HARMER Frederick George

Category: Military
Rank: Private
Regiment or Ship: Army Service Corps
Occupation: Butcher
Date of Birth: 1888
Place of Birth: Hailsham, Sussex
Date of Death: 1956
Place of Death: Brighton registration district Address: 43 Windsor Road, Bexhill

Photos and newspaper articles

Family Information

Parents:          Frederick Harmer, b. 1862 in Hailsham, Sussex, d. 1932 in Hailsham, and Charlotte Annie Harmer (nee Spray), b. 1865 in Hawkhurst, Kent. Frederick and Charlotte married in 1886.


Hubert Henry Harmer, b. 1891 in Hailsham. W0249 HARMER Hubert Henry

Ethel Rose Harmer, b. 1892 in Bexhill.

Percy Thomas Harmer, b. 1895 in Bexhill. W0247 HARMER Percy Thomas

Lester James Harmer, b. 1897 in Bexhill. W0246 HARMER Lester James

Annie May Harmer, b. 1899 in Bexhill, d. 1902.

Frank Henry Harmer, b. 1901 in Bexhill, d. 1901.

Elsie Alexandra Harmer, b. 1903 in Bexhill.

Albert Edward Harmer, b. 1903 in Bexhill.

Cecil Amays Harmer, b. 1909 in Bexhill.

Sometime before 1891 the Harmer family moved from “Mangle House”, Alexandra Terrace, Hailsham, to Windsor Terrace, then 69 Windsor Road (in 1901) and then to 43 Windsor Road by 1911. Frederick went from being an employed fly driver to a self-employed bathchairman.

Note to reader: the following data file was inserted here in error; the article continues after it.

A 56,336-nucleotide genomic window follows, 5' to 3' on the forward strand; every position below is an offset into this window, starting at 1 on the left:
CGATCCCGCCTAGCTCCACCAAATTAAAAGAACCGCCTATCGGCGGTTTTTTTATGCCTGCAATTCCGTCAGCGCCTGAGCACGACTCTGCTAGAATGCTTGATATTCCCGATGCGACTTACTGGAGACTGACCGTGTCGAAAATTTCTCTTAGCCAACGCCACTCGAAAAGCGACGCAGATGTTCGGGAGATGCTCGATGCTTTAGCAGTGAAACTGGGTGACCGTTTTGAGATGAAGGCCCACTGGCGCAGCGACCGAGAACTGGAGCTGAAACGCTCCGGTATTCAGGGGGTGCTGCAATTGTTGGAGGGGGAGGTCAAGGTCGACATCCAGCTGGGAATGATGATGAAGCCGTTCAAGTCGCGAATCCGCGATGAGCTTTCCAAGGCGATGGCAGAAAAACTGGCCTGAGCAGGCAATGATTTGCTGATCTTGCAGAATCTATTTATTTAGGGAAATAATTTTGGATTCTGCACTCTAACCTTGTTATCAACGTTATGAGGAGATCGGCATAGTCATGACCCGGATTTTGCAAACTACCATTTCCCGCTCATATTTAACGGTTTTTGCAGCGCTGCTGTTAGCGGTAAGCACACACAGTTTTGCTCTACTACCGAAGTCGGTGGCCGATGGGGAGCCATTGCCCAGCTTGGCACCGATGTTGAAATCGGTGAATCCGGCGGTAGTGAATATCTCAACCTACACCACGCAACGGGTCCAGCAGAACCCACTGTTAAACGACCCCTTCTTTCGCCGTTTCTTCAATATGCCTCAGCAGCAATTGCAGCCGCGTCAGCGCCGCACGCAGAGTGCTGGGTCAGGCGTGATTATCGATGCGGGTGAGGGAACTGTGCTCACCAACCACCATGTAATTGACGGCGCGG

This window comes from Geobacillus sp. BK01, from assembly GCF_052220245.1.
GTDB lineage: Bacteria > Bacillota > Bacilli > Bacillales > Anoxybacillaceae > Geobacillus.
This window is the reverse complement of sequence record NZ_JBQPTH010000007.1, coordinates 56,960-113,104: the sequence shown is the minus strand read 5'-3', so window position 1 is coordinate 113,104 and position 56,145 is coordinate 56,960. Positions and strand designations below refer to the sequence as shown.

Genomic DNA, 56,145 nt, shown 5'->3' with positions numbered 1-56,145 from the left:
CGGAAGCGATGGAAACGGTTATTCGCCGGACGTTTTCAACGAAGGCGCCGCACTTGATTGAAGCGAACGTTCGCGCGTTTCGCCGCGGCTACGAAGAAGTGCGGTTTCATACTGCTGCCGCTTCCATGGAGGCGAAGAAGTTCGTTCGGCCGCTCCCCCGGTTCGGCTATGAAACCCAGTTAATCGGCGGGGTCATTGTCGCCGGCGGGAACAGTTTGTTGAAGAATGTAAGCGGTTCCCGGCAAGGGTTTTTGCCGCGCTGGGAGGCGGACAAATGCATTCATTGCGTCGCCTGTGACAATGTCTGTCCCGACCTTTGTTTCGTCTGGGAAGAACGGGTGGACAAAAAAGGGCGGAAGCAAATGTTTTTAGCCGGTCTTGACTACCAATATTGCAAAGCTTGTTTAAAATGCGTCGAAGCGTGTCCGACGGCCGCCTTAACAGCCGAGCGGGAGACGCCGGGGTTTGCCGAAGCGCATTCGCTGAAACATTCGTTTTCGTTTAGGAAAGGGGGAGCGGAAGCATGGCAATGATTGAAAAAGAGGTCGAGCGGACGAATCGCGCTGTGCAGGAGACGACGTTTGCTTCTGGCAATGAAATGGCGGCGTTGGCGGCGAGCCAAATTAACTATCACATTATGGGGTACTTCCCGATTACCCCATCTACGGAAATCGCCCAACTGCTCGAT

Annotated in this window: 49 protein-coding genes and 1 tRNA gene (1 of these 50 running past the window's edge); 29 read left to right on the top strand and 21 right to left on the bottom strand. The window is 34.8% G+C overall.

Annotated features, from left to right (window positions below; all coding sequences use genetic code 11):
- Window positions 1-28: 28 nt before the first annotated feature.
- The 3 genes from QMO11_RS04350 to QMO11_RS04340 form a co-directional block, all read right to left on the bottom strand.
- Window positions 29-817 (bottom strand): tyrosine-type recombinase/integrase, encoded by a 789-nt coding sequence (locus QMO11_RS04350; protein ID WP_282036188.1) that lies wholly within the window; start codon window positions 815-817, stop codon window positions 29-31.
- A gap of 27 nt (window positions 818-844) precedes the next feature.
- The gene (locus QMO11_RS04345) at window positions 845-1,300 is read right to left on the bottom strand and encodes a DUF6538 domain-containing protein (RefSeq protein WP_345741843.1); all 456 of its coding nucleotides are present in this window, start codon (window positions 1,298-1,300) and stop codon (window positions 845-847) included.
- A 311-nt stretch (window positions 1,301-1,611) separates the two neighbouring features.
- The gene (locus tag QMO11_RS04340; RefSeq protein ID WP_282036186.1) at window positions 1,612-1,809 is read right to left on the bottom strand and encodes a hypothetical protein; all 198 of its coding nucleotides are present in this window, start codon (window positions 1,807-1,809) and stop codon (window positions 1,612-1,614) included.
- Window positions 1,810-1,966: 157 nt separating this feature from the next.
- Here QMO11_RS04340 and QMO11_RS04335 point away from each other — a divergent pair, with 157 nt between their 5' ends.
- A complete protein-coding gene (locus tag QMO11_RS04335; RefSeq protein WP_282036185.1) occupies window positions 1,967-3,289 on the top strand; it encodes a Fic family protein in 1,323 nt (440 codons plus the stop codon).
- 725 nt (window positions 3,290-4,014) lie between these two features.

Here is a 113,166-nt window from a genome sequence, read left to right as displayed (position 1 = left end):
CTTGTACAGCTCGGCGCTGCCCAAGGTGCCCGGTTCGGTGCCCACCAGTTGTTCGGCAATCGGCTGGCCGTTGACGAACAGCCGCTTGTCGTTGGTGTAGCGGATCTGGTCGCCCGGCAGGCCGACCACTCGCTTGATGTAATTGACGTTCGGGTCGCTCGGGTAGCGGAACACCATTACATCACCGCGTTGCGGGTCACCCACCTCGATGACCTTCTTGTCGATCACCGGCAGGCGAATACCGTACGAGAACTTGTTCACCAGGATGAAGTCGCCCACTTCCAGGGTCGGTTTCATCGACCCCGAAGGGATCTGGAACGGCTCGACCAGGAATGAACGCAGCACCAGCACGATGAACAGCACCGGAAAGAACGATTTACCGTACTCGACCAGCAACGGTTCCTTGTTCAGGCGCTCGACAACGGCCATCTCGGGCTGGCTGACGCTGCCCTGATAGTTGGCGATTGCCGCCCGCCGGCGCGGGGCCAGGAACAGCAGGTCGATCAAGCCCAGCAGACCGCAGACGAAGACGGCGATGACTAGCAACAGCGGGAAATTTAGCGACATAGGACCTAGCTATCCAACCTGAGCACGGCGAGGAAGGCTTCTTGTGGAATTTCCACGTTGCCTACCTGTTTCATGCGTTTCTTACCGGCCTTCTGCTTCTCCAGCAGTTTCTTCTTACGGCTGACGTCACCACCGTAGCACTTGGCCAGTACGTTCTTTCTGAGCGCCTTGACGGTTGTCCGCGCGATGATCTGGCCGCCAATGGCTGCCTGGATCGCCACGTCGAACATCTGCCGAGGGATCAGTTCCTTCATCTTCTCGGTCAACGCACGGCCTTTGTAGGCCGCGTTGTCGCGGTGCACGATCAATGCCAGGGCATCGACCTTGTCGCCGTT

Frederick Sen.’s parents were Thomas Harmer (1830-1920) and Louisa Harmer – nee Harris – (1833-1898).

Frederick – junior – married Florence Maybel Molyneaux (1889-1978) in 1913.

First World War Experience

Apart from Frederick’s being a Private in the A.S.C. and serving at Aldershot nothing can be found of his war service.

The following article appeared in the Bexhill Observer dated 7th December 1918:-

“Mr. and Mrs. Harmer of 43, Windsor-road, are in the happy position of having four sons home on leave at the same time. They are: Private F. G. Harmer, A.S.C., from Aldershot; Corporal H. H. Harmer, R.A.F. * Yorkshire; Private P. T. Harmer, The Buffs, home from France, where he had trench fever and underwent an operation; and Private L. J. Harmer, M. G. C. home from France where he was badly wounded and subsequently gassed. They are all well now.”

* Extensive research suggests that R.A.F. was a miss-print and should have been R.F.A. (Royal Field Artillery).

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